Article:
OMB hearings are becoming more complex and costly for its participants. To encourage citizen engagement at the local level, the Province will be considering additional public resources to assist unrepresented parties in land use planning disputes.

Examples being canvassed by the Province include:

  • Expanding the Citizen Liaison Office (CLO) with additional staff to respond to public requests for information, or reconfiguring the CLO (i.e. moving it out of the Environmental and Land Tribunals Ontario) so that it may include in-house planning experts and lawyers; and
  • Exploring funding tools to help citizens retain planning experts and/or lawyers.

The cost of OMB proceedings, particularly the threat of cost orders, is obviously a concern that may cause a "chilling effect" to local participation. However, cost awards are rarely imposed by the OMB.6 In this author's view, it is the multi-layered and multi-faceted nature of planning law and the lack of readability of planning documents that act as the initial barrier against local participation. Complexity in process demands parties to retain planners, lawyers and other consultants to interpret Provincial policy. To this end, the Province's attempt at making Provincial plans more consistent and readable through the Co-ordinated Land Use Planning Review may arguably serve as a more effective solution in reducing such costs.

Theme 3: Clear and predictable decision-making

Another issue that the Province intends to address is the consistency and predictability of OMB decisions. The potential solutions identified require significantly greater public funding and resources than that currently allocated to the land use planning system. Such examples include:

  • Increasing the number of OMB adjudicators and expanding the training required for adjudicators; and
  • Requiring multi-member panels to conduct complex hearings, or possibly all hearings.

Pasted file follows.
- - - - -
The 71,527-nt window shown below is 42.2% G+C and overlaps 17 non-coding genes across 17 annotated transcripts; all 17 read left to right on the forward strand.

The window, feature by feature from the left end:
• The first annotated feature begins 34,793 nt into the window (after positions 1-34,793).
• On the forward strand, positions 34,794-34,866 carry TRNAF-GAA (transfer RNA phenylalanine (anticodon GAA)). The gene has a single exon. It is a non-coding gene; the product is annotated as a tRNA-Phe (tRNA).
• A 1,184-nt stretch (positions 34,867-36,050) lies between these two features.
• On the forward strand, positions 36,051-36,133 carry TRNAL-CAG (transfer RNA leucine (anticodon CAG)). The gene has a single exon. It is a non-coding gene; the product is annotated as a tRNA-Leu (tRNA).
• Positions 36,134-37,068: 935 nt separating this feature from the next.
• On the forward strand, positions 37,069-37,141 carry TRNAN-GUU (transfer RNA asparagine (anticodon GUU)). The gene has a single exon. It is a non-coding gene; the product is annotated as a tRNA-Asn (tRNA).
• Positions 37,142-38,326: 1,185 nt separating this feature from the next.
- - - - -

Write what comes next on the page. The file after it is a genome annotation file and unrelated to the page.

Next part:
The need for more OMB adjudicators is echoed in earnest by the municipal law bar. This request is particularly timely given the number of seasoned adjudicators that will be forced to retire due to the ten-year appointment limitation this year.7 Increased compensation for highly qualified adjudicators is also required to attract top-tier private planning consultants, senior municipal planners and respected legal counsel to serve as future members of the OMB.8

Theme 4: Modern procedures and faster decisions

The Province has identified that it intends to shift the focus from adversarial OMB hearings towards adjudication that will be less complex, more accessible to the public and may result in faster decision-making.

To address this theme, the Province has identified the following potential measures:

  • Promoting "active adjudication" to encourage adjudicators to scope issues, question witnesses and in cases address inequalities between parties;
  • Allowing hearings (and not just motions) to be conducted in writing;9 and
  • Setting clear rules for both the hearing process and the decision-making itself (e.g. limiting the maximum days for hearing, setting clear rules for issues lists and time limits for when decisions must be issued).

Both the public and private sectors have called for more effective case management tools and faster decision making. The OMB has responded in part by requiring appellants to scope appeals and requiring non-appellants to shelter under a valid appeal. However, such concepts are not based on legislative requirements but case law. Accordingly, they may be subject to challenge and interpretation on a case-by-case basis. To respond to the request for faster decisions, the OMB must also be provided with (or encouraged to include in its Rules of Practice and Procedure) robust procedural tools to achieve timely results.

Theme 5: Alternative dispute resolution and fewer hearings